PAPERBACK; 182 P. TRANS. LOLA ROGERS SERPENT'S TAIL, 2014/2011 SOURCE: LIBRARY
A sad young Finnish woman boards a train in Moscow, in the waning years of the Soviet Union. Bound for Mongolia, she’s trying to put as much space as possible between her and a broken relationship. Wanting to be alone, she chooses an empty compartment—No. 6.—but her solitude is soon shattered by the arrival of a fellow passenger: Vadim Nikolayevich Ivanov, a grizzled, opinionated, foul-mouthed former soldier. Vadim fills the compartment with his long and colorful stories, recounting in lurid detail his sexual conquests and violent fights.
There is a hint of menace in the air, but initially the woman is not so much scared of or shocked by him as she is repulsed. She stands up to him, throwing a boot at his head. But though Vadim may be crude, he isn’t cruel, and he shares with her the sausage and black bread and tea he’s brought for the journey, coaxing the girl out of her silent gloom. As their train cuts slowly across thousands of miles of a wintry Russia, where “everything is in motion, snow, water, air, trees, clouds, wind, cities, villages, people and thoughts,” a grudging kind of companionship grows between the two inhabitants of Compartment No. 6. When they finally arrive in Ulan Bator, a series of starlit and sinister encounters bring this incantatory story about a ruined but beautiful country to its powerful conclusion.
Compartment no. 6 is a fantastic novel about travelling – the odd kinship formed between complete strangers – and about Soviet Russia. It begins with the boarding of the Trans-Siberian train, in which a young Finnish student finds herself sharing a train compartment with a boorish Russian construction worker. The girl is looking for an escape from her current situation, because she feels trapped and unable to make up her mind about her relationship with a young man she cares for. Hoping to enjoy the peace and quiet of the Siberian nature and to shut herself from the world, she is, however, forced to come into contact with the brazen, oversharing comrade.
The beauty of the novel lies in the way in which it describes movement. Liksom’s writing is so vivid and compelling that I could almost see the landscape flashing in the train window with my very own eyes – all from the comfort of my comfy couch and centrally heated apartment. I guess it is no wonder that Liksom chose to set the novel during the freezing winter season, as it emphasises the desperation to live and the yearning to die inherent in the nation. The apathy and passion, the poverty and garish luxury – the Soviet Union drawn in Compartment no. 6 is full of contradictions. Even the most despicable travel companion somehow becomes endearing in closed confinement.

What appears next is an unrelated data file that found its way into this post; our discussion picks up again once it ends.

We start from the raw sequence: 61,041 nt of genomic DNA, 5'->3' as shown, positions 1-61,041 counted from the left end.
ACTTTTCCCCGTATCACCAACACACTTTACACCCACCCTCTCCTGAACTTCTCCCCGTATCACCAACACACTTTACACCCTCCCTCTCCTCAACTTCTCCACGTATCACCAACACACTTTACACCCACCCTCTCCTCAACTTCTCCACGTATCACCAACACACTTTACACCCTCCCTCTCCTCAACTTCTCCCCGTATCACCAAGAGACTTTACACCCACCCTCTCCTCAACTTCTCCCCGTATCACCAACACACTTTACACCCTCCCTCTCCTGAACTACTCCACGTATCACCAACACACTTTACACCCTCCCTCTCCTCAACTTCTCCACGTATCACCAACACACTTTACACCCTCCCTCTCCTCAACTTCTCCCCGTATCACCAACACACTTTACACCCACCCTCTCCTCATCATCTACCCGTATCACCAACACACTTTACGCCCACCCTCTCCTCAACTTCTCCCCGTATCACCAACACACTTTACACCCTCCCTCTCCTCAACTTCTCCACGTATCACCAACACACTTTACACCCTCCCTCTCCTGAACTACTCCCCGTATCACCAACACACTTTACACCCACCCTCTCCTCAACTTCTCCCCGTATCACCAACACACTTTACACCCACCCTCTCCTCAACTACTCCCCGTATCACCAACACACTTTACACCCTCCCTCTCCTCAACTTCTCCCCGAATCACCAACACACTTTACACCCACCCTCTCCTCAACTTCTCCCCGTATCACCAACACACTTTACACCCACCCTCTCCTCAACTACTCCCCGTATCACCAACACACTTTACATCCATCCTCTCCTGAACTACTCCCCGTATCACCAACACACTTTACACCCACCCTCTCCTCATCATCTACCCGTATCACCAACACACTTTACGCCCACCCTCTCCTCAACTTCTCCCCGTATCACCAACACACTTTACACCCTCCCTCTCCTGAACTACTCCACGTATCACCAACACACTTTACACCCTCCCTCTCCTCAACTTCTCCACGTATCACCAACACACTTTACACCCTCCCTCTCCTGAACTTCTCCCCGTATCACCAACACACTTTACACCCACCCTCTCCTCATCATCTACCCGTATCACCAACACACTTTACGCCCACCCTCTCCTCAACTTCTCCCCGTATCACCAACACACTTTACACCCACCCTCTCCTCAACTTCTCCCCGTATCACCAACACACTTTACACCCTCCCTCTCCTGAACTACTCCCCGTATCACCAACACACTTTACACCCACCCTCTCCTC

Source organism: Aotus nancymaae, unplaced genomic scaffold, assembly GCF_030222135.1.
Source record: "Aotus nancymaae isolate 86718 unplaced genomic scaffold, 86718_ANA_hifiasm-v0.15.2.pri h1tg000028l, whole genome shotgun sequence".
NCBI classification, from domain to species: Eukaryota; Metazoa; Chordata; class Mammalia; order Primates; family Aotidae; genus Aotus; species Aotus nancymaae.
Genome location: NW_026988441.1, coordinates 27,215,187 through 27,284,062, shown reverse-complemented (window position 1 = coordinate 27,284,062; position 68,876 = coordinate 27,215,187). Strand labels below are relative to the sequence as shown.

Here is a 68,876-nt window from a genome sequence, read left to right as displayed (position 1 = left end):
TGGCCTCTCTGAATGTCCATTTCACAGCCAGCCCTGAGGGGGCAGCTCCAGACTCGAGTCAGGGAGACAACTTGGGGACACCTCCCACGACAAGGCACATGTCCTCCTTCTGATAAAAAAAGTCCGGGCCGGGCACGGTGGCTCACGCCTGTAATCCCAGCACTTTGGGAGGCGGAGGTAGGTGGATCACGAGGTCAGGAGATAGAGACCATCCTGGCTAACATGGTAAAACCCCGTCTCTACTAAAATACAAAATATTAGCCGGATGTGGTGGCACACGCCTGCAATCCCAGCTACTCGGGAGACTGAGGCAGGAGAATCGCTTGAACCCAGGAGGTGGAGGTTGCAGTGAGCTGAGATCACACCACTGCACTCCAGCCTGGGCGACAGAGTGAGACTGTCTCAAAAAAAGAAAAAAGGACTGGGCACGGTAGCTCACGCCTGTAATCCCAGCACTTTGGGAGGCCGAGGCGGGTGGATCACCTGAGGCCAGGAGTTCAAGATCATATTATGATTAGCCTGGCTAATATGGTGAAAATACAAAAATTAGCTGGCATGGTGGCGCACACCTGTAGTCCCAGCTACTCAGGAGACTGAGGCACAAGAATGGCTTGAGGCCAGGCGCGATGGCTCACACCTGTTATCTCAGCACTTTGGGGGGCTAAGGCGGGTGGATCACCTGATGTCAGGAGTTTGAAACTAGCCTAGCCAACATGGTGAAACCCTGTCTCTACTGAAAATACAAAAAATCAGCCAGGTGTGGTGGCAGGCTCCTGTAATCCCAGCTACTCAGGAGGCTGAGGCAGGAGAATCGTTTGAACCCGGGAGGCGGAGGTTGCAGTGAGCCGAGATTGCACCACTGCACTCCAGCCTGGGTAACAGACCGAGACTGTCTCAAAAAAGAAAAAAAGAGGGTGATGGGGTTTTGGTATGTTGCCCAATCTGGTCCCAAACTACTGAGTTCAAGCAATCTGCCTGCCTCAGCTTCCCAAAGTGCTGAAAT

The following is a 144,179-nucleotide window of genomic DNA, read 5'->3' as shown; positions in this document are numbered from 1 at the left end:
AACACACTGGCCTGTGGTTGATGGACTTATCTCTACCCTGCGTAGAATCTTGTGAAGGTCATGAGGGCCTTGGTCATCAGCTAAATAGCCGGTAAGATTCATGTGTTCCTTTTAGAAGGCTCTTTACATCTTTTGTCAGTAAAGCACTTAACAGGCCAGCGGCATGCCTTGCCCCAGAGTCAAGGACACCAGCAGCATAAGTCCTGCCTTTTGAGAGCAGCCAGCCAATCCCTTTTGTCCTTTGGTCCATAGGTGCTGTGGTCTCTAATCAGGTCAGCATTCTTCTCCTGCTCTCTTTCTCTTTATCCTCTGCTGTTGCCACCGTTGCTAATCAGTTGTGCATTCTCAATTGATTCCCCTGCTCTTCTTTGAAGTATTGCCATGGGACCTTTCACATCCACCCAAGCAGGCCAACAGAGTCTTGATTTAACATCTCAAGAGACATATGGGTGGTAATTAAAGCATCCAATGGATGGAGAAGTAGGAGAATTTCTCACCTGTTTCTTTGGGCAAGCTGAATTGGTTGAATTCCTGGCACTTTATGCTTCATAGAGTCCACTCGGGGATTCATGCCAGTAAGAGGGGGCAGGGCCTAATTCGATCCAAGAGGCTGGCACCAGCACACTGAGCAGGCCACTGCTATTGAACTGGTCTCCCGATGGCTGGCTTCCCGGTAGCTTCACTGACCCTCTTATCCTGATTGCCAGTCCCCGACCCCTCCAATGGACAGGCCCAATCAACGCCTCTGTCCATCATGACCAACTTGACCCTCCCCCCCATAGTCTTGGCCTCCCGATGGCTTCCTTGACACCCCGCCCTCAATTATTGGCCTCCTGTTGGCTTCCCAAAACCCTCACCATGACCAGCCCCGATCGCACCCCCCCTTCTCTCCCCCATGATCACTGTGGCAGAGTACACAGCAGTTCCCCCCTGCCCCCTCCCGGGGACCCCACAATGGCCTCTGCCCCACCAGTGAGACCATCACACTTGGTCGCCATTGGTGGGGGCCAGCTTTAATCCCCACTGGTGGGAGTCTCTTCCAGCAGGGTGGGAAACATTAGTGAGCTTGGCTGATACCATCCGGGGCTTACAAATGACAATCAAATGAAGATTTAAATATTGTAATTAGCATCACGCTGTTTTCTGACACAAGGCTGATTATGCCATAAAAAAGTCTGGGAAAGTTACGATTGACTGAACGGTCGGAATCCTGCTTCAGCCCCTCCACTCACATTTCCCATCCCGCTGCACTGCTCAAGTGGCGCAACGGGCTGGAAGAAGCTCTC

Although the many of the details have faded away in the months after reading this novel, Compartment no. 6 is one that still occasionally comes back to haunt me. Although at first it might seem slightly underwhelming in action, the novel leaves a lasting impression. The rhythm of the narration, the pulse of the train on the tracks, feels alive, and the depiction of Soviet Russia as both abhorrent and intriguing is almost loving. There is much to despise in the swearing, uneducated, misogynic male character, but yet there is also the hint of honesty and raw humanity that’s been stripped back to its basest form. So what is the novel really about? In my opinion it’s about two people, two worlds coming together in a closed space; the contact is unavoidable, and though the situation feels occasionally very claustrophobic, there is also much to learn by listening and opening up to these discussions.
I very much enjoyed Compartment no. 6, and I’m glad that it has been translated into several languages and thus has found (and hopefully charmed) readers across the world. If you do ever come across a copy of this book, I urge you to pick it up and read it. For such a short novel it provides fascinating insight to human relationships. I’d especially recommend this to readers who are planning to or have travelled the Trans-Siberian railway or are interested in Soviet fiction in general. If you want more convincing, I suggest you read also Sarah’s and Madame Bibi’s fantastic reviews.
An unknown Russia frozen in ice opens up ahead, the train speeds onward, shining stars etched against a tired sky, the train plunging into nature, into oppressive darkness lit by a cloudy, starless sky. Everything is in motion: snow, water, air, trees, clouds, wind, cities, villages, people, thoughts.